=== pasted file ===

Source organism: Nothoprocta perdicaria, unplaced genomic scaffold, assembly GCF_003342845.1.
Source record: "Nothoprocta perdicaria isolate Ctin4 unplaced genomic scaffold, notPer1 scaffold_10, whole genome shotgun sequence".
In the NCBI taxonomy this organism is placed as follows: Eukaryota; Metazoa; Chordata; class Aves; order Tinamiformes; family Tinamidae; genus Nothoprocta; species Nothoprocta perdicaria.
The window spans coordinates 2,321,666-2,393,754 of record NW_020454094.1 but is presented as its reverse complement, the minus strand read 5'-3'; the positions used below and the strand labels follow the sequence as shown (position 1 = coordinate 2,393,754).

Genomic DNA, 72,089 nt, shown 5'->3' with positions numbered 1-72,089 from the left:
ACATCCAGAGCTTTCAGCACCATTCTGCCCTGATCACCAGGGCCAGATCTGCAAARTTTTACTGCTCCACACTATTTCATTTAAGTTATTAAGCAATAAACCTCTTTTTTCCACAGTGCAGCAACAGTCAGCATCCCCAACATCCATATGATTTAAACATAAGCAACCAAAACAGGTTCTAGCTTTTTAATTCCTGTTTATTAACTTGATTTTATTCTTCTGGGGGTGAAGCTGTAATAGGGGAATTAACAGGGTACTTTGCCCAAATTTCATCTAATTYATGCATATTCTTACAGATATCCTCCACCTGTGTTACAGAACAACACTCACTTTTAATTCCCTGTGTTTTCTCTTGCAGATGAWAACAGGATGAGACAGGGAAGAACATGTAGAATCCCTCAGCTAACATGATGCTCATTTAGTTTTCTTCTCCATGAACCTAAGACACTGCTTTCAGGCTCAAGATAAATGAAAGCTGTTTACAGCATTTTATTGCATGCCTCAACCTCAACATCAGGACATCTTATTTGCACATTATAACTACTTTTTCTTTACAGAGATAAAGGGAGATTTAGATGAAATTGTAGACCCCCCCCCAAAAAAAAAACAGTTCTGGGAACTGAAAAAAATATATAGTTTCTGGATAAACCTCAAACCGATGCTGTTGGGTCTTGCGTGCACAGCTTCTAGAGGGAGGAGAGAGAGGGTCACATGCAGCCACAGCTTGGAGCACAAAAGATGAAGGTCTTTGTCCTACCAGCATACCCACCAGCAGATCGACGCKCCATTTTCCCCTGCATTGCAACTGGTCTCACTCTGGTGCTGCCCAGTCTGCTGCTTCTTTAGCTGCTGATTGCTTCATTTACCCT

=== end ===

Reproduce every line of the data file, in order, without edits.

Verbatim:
Source organism: Nothoprocta perdicaria, unplaced genomic scaffold, assembly GCF_003342845.1.
Source record: "Nothoprocta perdicaria isolate Ctin4 unplaced genomic scaffold, notPer1 scaffold_10, whole genome shotgun sequence".
In the NCBI taxonomy this organism is placed as follows: Eukaryota; Metazoa; Chordata; class Aves; order Tinamiformes; family Tinamidae; genus Nothoprocta; species Nothoprocta perdicaria.
The window spans coordinates 2,321,666-2,393,754 of record NW_020454094.1 but is presented as its reverse complement, the minus strand read 5'-3'; the positions used below and the strand labels follow the sequence as shown (position 1 = coordinate 2,393,754).

Genomic DNA, 72,089 nt, shown 5'->3' with positions numbered 1-72,089 from the left:
ACATCCAGAGCTTTCAGCACCATTCTGCCCTGATCACCAGGGCCAGATCTGCAAARTTTTACTGCTCCACACTATTTCATTTAAGTTATTAAGCAATAAACCTCTTTTTTCCACAGTGCAGCAACAGTCAGCATCCCCAACATCCATATGATTTAAACATAAGCAACCAAAACAGGTTCTAGCTTTTTAATTCCTGTTTATTAACTTGATTTTATTCTTCTGGGGGTGAAGCTGTAATAGGGGAATTAACAGGGTACTTTGCCCAAATTTCATCTAATTYATGCATATTCTTACAGATATCCTCCACCTGTGTTACAGAACAACACTCACTTTTAATTCCCTGTGTTTTCTCTTGCAGATGAWAACAGGATGAGACAGGGAAGAACATGTAGAATCCCTCAGCTAACATGATGCTCATTTAGTTTTCTTCTCCATGAACCTAAGACACTGCTTTCAGGCTCAAGATAAATGAAAGCTGTTTACAGCATTTTATTGCATGCCTCAACCTCAACATCAGGACATCTTATTTGCACATTATAACTACTTTTTCTTTACAGAGATAAAGGGAGATTTAGATGAAATTGTAGACCCCCCCCCAAAAAAAAAACAGTTCTGGGAACTGAAAAAAATATATAGTTTCTGGATAAACCTCAAACCGATGCTGTTGGGTCTTGCGTGCACAGCTTCTAGAGGGAGGAGAGAGAGGGTCACATGCAGCCACAGCTTGGAGCACAAAAGATGAAGGTCTTTGTCCTACCAGCATACCCACCAGCAGATCGACGCKCCATTTTCCCCTGCATTGCAACTGGTCTCACTCTGGTGCTGCCCAGTCTGCTGCTTCTTTAGCTGCTGATTGCTTCATTTACCCT